Good eating habits from an early age can help prevent eating disorders writes Rachel Browne. Teaching children to have a healthy relationship with food from a young age can reduce the likelihood of them developing eating disorders.
This means teaching them that food is fuel for the body, rather than a reward or punishment, says Christine Morgan, chief executive of the eating disorders support group, The Butterfly Foundation.
Ms Morgan has noticed an increase in the number of children diagnosed with early-onset eating disorders, which can start from as young as eight, in the past few years. You need to teach children to eat when they are physically hungry. We use food in a number of ways which aren't related to hunger. Food can be used as a reward; treats can be removed as punishment. Children build up these complex emotional links with food. We need to get back to the idea that food is fuel which gives you energy.
If you are active as a parent your child is much more likely to be active. If you make healthy food decisions your child is much more likely to do it. And if you do it as a family then they're much less likely to have any other problems in terms of eating disorders.
The Sun-Herald's Healthy Habits campaign about childhood obesity supported by the Children's Hospital, will cover critical topics and shows families practical steps to become more active and make better food choices. www.smh.com.au/national/obesity
Tuesday, February 14, 2012
Friday, February 10, 2012
According to a study released by Salary.com, a stay-at-home parent would earn nearly $124,000 a year if they were to be paid in cash for their roles at home. For the stay-at-home parent to be adequately covered, they need to ensure their insurance will cover the costs of outside help. For example;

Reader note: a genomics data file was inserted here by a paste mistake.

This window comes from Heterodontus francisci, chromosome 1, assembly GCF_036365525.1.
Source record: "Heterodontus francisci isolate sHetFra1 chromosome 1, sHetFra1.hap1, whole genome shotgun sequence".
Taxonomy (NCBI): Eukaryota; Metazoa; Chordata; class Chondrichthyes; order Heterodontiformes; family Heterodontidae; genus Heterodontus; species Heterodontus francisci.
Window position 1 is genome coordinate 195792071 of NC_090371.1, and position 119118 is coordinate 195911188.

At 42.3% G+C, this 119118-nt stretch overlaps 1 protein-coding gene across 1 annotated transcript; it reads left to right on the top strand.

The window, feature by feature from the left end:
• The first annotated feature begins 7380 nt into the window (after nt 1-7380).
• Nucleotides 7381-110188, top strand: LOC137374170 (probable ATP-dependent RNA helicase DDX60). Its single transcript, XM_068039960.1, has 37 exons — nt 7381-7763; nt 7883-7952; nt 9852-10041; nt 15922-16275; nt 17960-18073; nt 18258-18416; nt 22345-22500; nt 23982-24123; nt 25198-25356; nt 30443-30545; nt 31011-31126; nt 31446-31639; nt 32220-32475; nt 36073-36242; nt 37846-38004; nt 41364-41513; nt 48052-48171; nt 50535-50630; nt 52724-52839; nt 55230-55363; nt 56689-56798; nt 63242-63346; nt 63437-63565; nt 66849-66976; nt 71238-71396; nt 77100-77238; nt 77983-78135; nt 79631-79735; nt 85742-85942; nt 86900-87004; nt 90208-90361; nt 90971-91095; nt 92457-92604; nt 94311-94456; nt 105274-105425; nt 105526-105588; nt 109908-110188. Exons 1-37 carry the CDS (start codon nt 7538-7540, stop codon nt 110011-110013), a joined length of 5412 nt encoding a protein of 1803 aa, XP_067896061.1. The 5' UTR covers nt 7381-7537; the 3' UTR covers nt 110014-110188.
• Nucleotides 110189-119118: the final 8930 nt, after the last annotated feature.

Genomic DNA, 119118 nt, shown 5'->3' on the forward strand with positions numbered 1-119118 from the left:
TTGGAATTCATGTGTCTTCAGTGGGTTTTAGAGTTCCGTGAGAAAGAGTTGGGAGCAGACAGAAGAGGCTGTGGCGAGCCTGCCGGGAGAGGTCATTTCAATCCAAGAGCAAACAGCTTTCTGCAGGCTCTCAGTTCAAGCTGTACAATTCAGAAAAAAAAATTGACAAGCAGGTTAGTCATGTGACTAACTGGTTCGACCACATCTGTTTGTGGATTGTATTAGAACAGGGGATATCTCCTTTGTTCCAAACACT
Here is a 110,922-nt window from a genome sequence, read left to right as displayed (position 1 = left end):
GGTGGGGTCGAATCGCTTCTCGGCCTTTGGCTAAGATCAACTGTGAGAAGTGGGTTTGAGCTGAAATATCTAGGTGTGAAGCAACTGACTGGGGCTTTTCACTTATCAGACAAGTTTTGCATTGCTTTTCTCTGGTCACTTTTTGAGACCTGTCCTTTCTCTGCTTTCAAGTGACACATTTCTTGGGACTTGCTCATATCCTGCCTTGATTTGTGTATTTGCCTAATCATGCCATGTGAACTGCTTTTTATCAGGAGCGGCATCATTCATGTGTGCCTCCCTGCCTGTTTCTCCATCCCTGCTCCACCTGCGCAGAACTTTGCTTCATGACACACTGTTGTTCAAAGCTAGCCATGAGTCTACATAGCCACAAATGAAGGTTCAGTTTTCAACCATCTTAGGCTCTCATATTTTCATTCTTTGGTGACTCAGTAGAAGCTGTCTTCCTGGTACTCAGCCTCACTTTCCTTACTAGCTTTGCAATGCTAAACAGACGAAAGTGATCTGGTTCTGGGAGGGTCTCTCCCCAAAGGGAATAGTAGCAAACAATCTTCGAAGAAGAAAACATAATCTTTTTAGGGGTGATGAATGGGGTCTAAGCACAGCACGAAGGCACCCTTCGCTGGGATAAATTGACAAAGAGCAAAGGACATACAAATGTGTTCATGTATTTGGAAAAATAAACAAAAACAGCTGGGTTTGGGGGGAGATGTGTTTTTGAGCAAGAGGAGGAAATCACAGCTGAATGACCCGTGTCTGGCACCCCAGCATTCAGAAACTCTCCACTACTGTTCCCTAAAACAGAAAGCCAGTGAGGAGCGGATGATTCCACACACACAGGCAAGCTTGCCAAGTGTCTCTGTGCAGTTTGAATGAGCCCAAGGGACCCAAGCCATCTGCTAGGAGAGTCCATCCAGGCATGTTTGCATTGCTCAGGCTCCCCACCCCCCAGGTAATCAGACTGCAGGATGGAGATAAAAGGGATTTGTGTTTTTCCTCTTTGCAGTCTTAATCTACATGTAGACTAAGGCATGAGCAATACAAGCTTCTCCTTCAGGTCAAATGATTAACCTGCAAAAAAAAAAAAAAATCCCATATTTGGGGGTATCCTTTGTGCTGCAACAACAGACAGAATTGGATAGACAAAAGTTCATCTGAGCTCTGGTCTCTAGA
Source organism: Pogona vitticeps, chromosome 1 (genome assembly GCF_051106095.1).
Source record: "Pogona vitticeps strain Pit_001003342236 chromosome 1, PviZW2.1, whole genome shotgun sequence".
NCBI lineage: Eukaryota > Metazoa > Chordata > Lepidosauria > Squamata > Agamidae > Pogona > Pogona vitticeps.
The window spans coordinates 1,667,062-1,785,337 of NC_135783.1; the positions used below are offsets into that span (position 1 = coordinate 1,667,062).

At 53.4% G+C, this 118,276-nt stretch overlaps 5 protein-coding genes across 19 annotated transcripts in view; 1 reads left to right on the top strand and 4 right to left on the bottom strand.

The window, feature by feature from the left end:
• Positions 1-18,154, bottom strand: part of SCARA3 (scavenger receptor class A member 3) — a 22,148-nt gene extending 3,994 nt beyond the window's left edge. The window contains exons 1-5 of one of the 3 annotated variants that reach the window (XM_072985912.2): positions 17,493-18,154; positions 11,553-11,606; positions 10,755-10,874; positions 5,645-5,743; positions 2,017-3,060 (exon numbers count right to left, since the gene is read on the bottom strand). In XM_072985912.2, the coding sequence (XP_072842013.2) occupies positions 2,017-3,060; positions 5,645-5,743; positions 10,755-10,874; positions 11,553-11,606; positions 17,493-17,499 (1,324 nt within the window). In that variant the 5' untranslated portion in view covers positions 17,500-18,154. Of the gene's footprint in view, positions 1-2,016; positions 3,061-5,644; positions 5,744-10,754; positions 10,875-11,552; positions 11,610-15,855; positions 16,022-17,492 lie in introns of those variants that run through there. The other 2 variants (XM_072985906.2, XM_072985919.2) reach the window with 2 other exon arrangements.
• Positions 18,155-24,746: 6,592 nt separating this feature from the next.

Meal service for four people - $570 per week 2
Nanny - (based on 5 x 9 hour days) $1,125 per week 2
House cleaner - (based on 6 hours per week) $150 per week 3
I can provide families with peace of mind through a range of insurance options for stay-at-home parents.
A cost effective way to protect the running of the family in the event of death or terminal illness.
Total and Permanent Disability (TPD) Cover
Pays a lump sum if the client suffers from total and permanent disability, such as multiple sclerosis or loss of limb.
Provides a lump sum if diagnosed with certain medical conditions such as heart disease or cancer.
Income Care Plus Benefit
Income Care Plus pays the working parent a monthly benefit if they are unable to earn an income due to illness or injury.
I can also introduce a domestic help benefit to the Income Care Plus product. If the life insureds spouse or defacto (who is a home maker or not working more than 20 hours per week) is disabled due to an accident, you will get help to pay child minding and housekeeping costs for up to three months.
1 The eighth annual survey of mothers' market value, by Salary.com
2 As quoted on www.liteneasy.com.au
3 As quoted by dial-an-angel
Source: Update Magazine
Monday, February 6, 2012
With one in 24 Australian women expected to develop bowel cancer, there's no room to cut corners when screening for the disease, write Professor Kerryn Phelps.
Bowel cancer us one of the most common cancers faced by women. Its symptoms, such as blood or mucus in faeces, persistant change of bowel habit, general discomfort or cramps in the abdomen and bloating, a feeling of fullness and tiredness, usually appear when the disease is well advanced, so it can be difficult to treat. Diagnosis at an early stage, there's a 90 per cent cure rate.